Next time you go to a museum look at the jewellery. Not just at the beauty, craftsmanship or sparkle of the materials but at the space around it. That place where the body fits, the hole in the centre of a ring, the pin that goes through an ear, a clasp that secures around a neck. Then imagine who once wore that piece of jewellery. The once proximity of these objects to their wearers can tell us much about who those people were and what they considered important. Why else would you wear something so close unless you feel its meaning intensely?
The Past and the Present
I visited the British Museum some months ago (I wrote about the visit here if you want to know more.) Since then the experience has percolated through both my thoughts and my creative practice into new work and these ideas about jewellery and identity.
However technologically advanced our world gets a connection with the past is always important. I don’t mean from a nostalgic point of view but a historical, human point of view. The links we can make with our ancestors on a human level and the empathy we can feel with their distant lives unites us as part of one human species. Right down to the way we think.
We developed the ability to use “symbolic thinking”, using or wearing objects to express who we were millennia ago. Although if you are talking jewellery and self-adornment, we can feel a bond with another human species too, archaeologists found Neanderthal jewellery in 2010 that meant they, as well as us Homo Sapiens were capable of expressing themselves through ornamentation. An impulse we still take great care over today. We’ve come a long way baby, but we are still the same in many ways. That’s a pretty humbling thought.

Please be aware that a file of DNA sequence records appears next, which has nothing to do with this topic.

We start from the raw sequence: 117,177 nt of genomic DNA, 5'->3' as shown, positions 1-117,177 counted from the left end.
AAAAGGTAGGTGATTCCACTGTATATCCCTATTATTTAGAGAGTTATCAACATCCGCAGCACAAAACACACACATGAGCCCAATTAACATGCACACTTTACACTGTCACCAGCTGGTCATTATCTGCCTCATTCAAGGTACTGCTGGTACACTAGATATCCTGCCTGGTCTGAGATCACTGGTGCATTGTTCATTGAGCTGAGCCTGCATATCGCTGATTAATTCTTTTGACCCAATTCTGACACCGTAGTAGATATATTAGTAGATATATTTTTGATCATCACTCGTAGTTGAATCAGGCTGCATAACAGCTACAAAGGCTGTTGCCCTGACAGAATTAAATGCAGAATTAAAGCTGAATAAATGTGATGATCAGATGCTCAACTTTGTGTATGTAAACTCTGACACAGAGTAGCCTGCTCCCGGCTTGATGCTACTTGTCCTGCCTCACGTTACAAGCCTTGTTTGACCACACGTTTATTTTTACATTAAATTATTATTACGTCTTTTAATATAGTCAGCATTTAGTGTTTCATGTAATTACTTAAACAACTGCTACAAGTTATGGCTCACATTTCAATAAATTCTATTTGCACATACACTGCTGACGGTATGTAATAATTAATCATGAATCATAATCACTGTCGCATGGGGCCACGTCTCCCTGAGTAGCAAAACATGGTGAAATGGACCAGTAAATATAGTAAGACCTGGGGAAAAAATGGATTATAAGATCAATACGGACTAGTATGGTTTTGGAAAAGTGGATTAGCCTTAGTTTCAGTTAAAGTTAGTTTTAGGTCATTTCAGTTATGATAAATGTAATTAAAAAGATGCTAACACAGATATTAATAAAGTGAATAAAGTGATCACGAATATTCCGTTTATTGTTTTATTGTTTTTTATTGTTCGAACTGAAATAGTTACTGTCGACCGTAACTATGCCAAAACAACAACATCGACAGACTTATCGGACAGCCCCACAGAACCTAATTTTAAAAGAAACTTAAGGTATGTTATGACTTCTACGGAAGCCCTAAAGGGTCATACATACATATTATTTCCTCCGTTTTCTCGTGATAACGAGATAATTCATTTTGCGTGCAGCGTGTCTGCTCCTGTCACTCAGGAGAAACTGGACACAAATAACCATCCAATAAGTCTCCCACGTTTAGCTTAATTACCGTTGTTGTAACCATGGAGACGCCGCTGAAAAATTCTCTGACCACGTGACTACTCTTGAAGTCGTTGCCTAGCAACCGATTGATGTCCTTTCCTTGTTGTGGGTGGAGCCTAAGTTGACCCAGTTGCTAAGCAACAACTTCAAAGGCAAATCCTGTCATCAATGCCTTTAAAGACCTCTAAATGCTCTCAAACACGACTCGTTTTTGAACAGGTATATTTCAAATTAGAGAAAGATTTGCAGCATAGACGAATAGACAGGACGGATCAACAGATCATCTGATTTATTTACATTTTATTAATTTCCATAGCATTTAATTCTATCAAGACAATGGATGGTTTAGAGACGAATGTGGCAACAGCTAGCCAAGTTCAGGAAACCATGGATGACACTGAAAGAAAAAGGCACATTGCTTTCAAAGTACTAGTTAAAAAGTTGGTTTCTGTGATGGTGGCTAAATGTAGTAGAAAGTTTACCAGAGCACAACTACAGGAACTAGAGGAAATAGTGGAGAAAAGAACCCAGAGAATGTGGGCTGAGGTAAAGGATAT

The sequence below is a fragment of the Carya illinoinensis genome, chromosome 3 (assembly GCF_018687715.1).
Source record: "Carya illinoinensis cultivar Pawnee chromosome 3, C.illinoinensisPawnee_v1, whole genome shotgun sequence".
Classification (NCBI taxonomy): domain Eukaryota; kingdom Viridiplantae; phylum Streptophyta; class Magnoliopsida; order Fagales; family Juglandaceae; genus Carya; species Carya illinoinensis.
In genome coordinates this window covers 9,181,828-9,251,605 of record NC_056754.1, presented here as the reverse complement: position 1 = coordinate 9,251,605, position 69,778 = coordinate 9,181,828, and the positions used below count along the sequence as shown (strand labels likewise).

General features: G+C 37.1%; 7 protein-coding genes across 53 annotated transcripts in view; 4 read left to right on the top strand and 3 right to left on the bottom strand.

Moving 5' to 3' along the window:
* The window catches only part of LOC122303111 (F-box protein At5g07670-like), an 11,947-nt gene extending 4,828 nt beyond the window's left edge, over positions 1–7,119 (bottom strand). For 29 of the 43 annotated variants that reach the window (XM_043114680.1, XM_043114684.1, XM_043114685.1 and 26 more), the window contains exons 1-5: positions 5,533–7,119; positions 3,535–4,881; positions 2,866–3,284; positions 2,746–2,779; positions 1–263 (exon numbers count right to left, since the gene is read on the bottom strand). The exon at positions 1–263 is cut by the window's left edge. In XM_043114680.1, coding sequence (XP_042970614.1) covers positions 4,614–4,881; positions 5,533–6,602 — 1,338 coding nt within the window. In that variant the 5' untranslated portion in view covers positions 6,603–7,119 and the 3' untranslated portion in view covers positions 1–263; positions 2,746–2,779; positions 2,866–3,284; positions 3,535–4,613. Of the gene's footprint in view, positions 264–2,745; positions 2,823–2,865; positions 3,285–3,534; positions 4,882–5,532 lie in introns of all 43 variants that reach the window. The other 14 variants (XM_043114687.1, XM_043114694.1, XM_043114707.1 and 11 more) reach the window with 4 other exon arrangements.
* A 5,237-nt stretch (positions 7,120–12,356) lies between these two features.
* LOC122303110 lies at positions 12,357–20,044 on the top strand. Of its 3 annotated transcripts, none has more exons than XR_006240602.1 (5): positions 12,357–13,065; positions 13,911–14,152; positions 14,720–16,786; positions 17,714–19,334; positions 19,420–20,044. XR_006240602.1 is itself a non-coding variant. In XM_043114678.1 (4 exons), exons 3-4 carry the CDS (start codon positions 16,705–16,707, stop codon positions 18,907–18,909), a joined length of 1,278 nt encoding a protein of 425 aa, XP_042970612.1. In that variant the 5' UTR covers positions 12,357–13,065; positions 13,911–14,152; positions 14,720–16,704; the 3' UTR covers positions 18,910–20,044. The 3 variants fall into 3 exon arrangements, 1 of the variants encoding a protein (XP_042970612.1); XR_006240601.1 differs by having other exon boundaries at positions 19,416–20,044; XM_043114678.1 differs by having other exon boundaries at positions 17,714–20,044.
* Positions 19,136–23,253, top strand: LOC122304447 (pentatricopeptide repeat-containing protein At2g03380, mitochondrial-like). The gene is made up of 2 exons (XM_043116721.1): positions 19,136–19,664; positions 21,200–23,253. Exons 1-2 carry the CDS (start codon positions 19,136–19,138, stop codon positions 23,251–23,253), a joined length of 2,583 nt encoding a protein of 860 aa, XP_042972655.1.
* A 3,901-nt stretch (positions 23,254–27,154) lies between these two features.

Expressing Strength: Two Ways
Fast forward to the Iron Age, those craftspeople who made the objects in the British Museum’s room 50 were doing the same thing, using hands on metals this time. Pulling objects from raw materials that did not exist before they made them. Decorating, taking shapes from the world around them to signify, adorn and enrich their lives and the lives of those they made for. Jewellery that celebrates physical strength in its scale and weight.
Further forward in time to the Cheapside Horde, Elizabethan and early Stuart valuables buried under a jewellers shop near St Paul’s in London by a jeweller possibly going off to fight in the Civil War from which he never returned. It’s all about the gems and colour here; fine enamel work is preponderant, light, refined and speaking of a gentility of culture utterly absent in the substantial golden torcs of the Iron age. This is a different kind of strength and the jewellery expresses this.
I have made two torcs and several fibulae brooches since my British Museum visit. The timeline of jewellery is full of common signifiers, and I have included bold shapes and defined lines in my latest works to reflect the strength of the past and the energy of the culture of the present. The music that fires off my synaesthesia and inspires my jewellery is of this time and this moment (although it too has its creative genealogy) and makes for a heady combination with the strength in the underlying structure taken from the ancient forms of jewellery.
We are free to dip in and out of a variety of identifying symbols and signifiers, trying on whatever suits our mood. Ever in search of our tribe, it is down to us to satisfy our urge to adorn our bodies. Who are we? What message do we give to the outside world about our status, strength, mood, passions and personality? It is in that essential human use of symbols and signifiers as a means of self-expression and identification that jewellery comes into its own. What are you wearing today?
This post was inspired by my memory of a line from this poem by John Donne:
When my grave is broke up again…
…And he that digs it, spies
A bracelet of bright hair about the bone,
Will he not let us alone,
And think that there a loving couple lies,
Who thought that this device might be some way
To make their souls, at the last busy day,
Meet at this grave, and make a little stay?
The Relic – John Donne